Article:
Hey there, time traveller!
This article was published 29/8/2015 (1450 days ago), so information in it may no longer be current.
There’s a lot of bad news in the world today — conflict, terrorism, refugee flight, not to mention worries about natural disasters and the economy.
Sometimes, things can seem so hopeless.
But now and then you hear something that gives you hope. That’s what I felt when I talked to a young woman from Calgary who is making surgery safer for patients in some of the world’s poorest countries.
Christina Fast, 28, is a sterile-process technician and teacher at a college in that Alberta city. In 2011 she volunteered to serve with Mercy Ships, an international faith-based charity that provides medical services to developing countries.
At first, she thought her job would only be sterilizing equipment on the ship, which was docked in Sierra Leone. But one day she went ashore to visit a local hospital in the capital city, Freetown. She was shocked by what she found.
"There were no functioning sterilizers," she says. "It was probably the worst conditions I could ever imagine. I was in disbelief at what I saw."
In Canada, medical instruments are routinely sterilized after each use in sophisticated machines called autoclaves. As a result, all patients in this country can expect to leave surgery without picking up an infection — it would take a serious breakdown in procedures for anyone to get sick.
But in the Freetown hospital, Fast saw scalpels, clamps, retractors and other items simply put in a plastic pail of chlorine, rinsed, dried and used on the next patient.
The result? Most people got sick and many died.
"One doctor I spoke to said that 90 per cent of patients developed infections after surgery," she says.
Shaken, Fast went back to the ship with a new idea — and a new sense of calling and resolve. God’s plan for her, she decided, was not just to sterilize instruments on the ship, but to help African hospitals learn how to do it, too. And so a non-profit organization called SPECT — Sterile Processing Education Charitable Trust — was born.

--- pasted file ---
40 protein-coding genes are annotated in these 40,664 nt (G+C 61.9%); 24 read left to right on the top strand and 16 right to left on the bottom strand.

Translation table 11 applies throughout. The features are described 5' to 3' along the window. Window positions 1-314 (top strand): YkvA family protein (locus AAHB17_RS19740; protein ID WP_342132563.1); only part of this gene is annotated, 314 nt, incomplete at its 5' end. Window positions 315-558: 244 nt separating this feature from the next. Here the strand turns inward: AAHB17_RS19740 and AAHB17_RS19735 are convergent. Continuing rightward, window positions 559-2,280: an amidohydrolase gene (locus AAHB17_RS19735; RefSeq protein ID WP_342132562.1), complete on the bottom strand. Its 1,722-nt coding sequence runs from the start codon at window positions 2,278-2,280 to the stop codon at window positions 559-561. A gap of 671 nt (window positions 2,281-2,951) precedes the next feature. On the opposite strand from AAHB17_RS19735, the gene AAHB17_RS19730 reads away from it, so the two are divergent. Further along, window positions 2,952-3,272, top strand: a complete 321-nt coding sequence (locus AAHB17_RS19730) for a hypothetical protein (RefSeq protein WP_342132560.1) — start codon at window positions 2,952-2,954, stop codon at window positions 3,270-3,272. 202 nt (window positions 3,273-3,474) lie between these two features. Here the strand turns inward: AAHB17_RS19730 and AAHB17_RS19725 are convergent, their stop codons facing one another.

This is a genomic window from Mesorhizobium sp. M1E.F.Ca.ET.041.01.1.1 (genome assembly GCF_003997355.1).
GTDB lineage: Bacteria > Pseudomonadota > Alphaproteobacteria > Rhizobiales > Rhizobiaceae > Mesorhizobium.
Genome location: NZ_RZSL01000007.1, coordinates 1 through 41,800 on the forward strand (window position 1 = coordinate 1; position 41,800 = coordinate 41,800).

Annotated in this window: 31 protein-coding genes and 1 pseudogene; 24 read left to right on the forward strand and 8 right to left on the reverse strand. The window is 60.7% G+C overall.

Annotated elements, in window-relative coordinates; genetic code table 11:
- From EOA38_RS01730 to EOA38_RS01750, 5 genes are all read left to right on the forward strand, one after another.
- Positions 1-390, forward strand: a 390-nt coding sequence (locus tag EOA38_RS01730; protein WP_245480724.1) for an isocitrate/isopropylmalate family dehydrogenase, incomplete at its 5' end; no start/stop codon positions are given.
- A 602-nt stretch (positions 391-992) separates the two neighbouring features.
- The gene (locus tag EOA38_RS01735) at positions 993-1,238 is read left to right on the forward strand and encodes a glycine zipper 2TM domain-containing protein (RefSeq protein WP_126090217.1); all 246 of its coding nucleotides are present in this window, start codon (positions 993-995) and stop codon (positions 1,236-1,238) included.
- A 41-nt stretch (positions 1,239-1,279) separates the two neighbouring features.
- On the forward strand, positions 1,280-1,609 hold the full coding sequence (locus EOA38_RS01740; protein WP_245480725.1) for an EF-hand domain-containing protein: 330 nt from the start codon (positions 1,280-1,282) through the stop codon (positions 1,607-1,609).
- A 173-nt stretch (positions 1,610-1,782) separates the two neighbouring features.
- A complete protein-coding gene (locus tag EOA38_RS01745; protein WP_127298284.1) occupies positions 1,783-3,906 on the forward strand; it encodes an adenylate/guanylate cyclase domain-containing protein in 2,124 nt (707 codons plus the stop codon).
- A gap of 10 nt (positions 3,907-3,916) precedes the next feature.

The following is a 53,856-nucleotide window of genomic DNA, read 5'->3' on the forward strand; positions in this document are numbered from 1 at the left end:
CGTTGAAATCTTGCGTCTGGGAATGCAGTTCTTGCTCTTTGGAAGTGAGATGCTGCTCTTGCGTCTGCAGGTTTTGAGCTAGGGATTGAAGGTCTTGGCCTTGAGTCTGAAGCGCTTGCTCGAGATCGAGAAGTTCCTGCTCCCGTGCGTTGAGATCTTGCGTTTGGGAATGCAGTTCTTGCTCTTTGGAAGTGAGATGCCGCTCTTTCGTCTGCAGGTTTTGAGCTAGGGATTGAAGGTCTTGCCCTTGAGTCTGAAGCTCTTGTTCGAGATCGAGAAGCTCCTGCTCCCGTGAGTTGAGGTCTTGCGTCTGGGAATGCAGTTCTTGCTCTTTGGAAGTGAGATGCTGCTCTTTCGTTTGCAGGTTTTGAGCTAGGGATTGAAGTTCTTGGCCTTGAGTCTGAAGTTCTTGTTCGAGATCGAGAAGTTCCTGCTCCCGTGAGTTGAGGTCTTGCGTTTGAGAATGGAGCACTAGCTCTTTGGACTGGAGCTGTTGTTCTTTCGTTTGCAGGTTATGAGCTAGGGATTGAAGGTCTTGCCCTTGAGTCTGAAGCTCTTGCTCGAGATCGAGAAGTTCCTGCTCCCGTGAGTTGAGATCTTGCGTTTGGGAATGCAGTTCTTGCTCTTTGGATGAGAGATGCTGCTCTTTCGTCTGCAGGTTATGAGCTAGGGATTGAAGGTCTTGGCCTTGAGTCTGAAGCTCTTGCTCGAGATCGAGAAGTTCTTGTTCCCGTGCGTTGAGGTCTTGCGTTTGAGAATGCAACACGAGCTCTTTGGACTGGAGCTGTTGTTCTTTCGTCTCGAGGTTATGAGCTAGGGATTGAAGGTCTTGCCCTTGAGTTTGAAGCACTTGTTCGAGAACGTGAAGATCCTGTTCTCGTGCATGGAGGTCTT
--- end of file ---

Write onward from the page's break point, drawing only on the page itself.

With help from a Grand Challenges grant from the Canadian government, and support from her family and friends, Fast is exploring ways to help hospitals in the developing world cheaply, sustainably and effectively sterilize medical instruments.
At first, she wasn’t sure how to do it. Autoclaves are expensive. And even if a hospital in the developing world could afford one — or was given one free — there’s no one qualified to operate them or fix them if they break.
Plus, since electricity in many places in the developing world can be spotty, even if they had trained technicians, a power failure would render them useless.
For a while, she was stumped. But then she and a colleague came up with a simple, low-tech idea: Pressure cookers.
After rounds of experimentation, they discovered that ordinary pressure cookers could produce enough heat and steam for a long enough time to sterilize surgical instruments.
"I didn’t think it would work, but it did," she says of the simple method, which suspends instruments in a wire container above the water.
Not only do they work, they are inexpensive, easy to buy in Africa, have no moving parts and don’t require electricity — they can be used on a gas stove or a wood fire.
Now Fast is on a mission to raise enough money to provide pressure cookers to as many hospitals as she can in Africa, and to provide training for people about how to effectively use them.
She finds fundraising a daunting task — much harder than actually doing the work she loves in Africa.
"I’m not a good salesperson," she says. "I tell my stories and let them speak for themselves. If it moves others, I invite them to help."
Despite the challenges, Fast feels she’s where God wants her to be.
"Lives are being saved," she says. "This is my purpose now."
So there’s your good news for today — proof that there are some hopeful things happening in the world. And you can bring hope to others, too, by donating to SPECT so that patients in the developing world, just like patients in Canada, can expect to go home from hospital after surgery in better shape than when they arrived.
For more information, visit www.spectrust.org.
John Longhurst has been writing for Winnipeg's faith pages since 2003. He also writes for Religion News Service in the U.S., and blogs about the media, marketing and communications at Making the News.
The Free Press acknowledges the financial support it receives from members of the city’s faith community, which makes our coverage of religion possible.